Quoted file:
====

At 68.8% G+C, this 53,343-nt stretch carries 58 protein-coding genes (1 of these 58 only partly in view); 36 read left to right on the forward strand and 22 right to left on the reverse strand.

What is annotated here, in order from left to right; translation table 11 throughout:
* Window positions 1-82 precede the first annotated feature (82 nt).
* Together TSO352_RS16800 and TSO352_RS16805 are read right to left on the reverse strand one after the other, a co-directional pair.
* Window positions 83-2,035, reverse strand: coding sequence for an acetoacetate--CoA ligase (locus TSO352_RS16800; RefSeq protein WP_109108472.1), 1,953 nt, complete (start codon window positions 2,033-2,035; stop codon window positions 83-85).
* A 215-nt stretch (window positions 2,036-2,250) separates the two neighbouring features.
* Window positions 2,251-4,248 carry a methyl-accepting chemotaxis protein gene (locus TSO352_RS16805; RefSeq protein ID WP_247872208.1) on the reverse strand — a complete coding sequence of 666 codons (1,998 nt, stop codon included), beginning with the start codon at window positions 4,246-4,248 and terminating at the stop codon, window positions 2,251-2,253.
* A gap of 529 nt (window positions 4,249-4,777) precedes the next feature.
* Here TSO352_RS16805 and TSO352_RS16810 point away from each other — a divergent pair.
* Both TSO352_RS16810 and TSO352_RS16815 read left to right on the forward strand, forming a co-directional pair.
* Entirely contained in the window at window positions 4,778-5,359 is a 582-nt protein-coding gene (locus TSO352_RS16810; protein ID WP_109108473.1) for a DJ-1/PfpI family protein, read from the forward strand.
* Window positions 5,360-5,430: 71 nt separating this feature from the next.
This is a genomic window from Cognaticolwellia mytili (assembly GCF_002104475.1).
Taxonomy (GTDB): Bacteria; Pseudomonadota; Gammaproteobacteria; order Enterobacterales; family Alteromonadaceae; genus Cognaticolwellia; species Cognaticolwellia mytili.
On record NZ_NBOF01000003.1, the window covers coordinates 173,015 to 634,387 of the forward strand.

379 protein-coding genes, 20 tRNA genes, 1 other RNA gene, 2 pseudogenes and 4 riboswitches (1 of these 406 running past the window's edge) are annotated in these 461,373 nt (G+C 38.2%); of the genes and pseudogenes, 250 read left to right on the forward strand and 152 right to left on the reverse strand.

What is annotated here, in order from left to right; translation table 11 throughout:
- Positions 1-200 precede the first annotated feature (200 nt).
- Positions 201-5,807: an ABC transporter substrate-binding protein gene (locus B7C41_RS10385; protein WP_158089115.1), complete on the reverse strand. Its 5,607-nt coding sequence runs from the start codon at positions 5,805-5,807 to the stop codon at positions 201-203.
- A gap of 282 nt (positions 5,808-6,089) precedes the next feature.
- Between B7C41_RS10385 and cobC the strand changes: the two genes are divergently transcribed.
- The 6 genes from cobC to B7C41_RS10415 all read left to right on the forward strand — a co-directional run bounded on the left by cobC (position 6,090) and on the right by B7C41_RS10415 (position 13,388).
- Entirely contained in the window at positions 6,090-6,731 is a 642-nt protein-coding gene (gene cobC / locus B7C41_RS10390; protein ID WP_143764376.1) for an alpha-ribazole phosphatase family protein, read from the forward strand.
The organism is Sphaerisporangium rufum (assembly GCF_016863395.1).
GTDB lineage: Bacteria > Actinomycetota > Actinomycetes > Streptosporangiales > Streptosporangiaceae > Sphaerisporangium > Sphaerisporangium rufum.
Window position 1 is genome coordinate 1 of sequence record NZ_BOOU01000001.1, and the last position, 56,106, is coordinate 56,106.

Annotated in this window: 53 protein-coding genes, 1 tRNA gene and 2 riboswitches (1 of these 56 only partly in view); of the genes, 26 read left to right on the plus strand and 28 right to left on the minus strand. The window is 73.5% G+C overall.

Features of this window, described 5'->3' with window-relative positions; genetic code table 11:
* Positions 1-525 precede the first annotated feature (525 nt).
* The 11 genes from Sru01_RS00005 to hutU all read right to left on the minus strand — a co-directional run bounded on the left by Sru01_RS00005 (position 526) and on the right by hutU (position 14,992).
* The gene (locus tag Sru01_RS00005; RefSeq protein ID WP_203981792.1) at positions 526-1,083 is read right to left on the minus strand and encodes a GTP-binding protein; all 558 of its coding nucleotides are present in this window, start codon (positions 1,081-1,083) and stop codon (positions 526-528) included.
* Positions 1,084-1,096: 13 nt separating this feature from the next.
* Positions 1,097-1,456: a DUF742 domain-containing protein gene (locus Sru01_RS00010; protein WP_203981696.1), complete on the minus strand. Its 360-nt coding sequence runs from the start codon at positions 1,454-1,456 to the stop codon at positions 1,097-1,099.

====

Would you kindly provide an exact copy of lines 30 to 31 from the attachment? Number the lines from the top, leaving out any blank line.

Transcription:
* The 11 genes from Sru01_RS00005 to hutU all read right to left on the minus strand — a co-directional run bounded on the left by Sru01_RS00005 (position 526) and on the right by hutU (position 14,992).
* The gene (locus tag Sru01_RS00005; RefSeq protein ID WP_203981792.1) at positions 526-1,083 is read right to left on the minus strand and encodes a GTP-binding protein; all 558 of its coding nucleotides are present in this window, start codon (positions 1,081-1,083) and stop codon (positions 526-528) included.